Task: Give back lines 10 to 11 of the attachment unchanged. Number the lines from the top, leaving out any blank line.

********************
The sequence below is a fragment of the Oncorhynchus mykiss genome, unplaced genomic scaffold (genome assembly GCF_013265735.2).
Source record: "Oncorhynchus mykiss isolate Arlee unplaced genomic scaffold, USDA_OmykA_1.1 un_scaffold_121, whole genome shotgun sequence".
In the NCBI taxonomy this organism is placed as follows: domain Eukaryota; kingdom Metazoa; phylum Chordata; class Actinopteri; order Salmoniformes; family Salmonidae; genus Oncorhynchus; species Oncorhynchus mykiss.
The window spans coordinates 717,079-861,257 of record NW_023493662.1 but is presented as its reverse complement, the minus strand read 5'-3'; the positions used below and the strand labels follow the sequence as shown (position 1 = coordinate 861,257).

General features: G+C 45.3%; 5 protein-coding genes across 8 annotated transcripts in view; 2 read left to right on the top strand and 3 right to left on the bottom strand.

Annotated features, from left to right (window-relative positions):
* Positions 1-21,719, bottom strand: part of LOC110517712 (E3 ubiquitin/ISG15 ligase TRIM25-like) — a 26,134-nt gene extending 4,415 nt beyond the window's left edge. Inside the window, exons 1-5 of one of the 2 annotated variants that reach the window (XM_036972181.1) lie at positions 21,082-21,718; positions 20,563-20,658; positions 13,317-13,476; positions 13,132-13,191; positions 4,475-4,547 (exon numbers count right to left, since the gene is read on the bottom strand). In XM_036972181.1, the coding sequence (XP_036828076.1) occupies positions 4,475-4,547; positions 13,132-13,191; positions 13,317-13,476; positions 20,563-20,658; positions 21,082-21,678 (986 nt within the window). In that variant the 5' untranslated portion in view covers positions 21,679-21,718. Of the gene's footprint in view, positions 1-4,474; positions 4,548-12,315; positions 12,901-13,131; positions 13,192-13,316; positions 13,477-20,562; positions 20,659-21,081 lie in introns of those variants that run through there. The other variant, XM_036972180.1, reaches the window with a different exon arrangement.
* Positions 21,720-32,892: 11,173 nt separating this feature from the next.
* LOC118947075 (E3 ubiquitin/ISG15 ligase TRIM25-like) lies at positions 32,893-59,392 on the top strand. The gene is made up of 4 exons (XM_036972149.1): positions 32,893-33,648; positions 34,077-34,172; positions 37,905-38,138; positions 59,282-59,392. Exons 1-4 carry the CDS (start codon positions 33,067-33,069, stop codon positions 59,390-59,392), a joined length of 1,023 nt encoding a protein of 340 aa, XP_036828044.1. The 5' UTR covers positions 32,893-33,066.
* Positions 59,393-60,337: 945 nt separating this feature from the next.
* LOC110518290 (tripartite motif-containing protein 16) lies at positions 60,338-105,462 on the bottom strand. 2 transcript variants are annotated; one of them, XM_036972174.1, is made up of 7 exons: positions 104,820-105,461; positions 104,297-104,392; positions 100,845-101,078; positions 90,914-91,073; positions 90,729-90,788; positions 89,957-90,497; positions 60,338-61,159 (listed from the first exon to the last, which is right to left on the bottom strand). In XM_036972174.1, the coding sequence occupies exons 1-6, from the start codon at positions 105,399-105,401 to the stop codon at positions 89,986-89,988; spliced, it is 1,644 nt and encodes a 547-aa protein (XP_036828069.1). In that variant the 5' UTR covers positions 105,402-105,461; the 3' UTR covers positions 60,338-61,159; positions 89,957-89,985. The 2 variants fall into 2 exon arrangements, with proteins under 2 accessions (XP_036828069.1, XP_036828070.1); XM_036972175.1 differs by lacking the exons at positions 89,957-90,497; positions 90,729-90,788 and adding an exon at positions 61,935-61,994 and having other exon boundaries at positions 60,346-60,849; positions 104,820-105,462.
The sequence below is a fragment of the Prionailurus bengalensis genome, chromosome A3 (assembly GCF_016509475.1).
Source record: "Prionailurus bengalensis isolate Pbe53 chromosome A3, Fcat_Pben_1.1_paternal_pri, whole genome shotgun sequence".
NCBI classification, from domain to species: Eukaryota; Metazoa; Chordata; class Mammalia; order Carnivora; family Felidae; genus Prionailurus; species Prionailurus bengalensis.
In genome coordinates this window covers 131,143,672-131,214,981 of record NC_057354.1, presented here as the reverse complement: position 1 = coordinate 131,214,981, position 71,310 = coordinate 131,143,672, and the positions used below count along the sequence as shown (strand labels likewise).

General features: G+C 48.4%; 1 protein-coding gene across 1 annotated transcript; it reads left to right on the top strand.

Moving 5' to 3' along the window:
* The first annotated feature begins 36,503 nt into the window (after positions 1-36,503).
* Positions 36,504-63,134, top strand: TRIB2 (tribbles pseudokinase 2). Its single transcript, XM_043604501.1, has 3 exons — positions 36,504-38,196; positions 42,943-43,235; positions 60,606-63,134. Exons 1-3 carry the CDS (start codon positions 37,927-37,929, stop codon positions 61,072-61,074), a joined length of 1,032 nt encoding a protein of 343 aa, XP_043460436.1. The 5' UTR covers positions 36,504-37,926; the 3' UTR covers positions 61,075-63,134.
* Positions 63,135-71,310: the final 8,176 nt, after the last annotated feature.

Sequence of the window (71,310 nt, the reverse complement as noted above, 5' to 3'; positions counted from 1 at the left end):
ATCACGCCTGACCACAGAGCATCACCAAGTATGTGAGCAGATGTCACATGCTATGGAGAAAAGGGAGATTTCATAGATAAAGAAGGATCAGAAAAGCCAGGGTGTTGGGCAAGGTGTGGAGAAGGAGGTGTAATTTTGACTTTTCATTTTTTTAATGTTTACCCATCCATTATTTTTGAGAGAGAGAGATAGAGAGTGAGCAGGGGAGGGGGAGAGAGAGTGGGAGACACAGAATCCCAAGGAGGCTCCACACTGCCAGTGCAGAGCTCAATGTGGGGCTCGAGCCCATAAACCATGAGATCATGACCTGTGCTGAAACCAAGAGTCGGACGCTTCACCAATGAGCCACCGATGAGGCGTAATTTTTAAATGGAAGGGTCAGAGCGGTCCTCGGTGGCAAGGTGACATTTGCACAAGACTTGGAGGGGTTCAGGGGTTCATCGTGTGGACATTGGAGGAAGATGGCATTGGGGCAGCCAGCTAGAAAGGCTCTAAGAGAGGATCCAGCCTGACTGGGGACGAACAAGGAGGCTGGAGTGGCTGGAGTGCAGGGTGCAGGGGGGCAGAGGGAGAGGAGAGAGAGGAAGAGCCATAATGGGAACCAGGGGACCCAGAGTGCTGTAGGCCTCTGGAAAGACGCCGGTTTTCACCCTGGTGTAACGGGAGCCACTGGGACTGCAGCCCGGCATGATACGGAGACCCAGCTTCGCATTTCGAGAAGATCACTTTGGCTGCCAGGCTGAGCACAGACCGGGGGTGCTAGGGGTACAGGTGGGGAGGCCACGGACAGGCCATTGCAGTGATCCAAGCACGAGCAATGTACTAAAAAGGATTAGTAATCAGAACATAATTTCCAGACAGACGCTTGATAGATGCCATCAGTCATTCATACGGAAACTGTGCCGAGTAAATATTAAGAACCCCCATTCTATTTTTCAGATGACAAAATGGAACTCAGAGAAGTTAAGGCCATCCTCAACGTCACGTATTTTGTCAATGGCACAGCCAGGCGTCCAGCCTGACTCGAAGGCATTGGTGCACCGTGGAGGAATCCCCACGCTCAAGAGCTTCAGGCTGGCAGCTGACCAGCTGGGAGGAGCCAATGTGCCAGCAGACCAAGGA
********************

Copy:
* Positions 59,393-60,337: 945 nt separating this feature from the next.
* LOC110518290 (tripartite motif-containing protein 16) lies at positions 60,338-105,462 on the bottom strand. 2 transcript variants are annotated; one of them, XM_036972174.1, is made up of 7 exons: positions 104,820-105,461; positions 104,297-104,392; positions 100,845-101,078; positions 90,914-91,073; positions 90,729-90,788; positions 89,957-90,497; positions 60,338-61,159 (listed from the first exon to the last, which is right to left on the bottom strand). In XM_036972174.1, the coding sequence occupies exons 1-6, from the start codon at positions 105,399-105,401 to the stop codon at positions 89,986-89,988; spliced, it is 1,644 nt and encodes a 547-aa protein (XP_036828069.1). In that variant the 5' UTR covers positions 105,402-105,461; the 3' UTR covers positions 60,338-61,159; positions 89,957-89,985. The 2 variants fall into 2 exon arrangements, with proteins under 2 accessions (XP_036828069.1, XP_036828070.1); XM_036972175.1 differs by lacking the exons at positions 89,957-90,497; positions 90,729-90,788 and adding an exon at positions 61,935-61,994 and having other exon boundaries at positions 60,346-60,849; positions 104,820-105,462.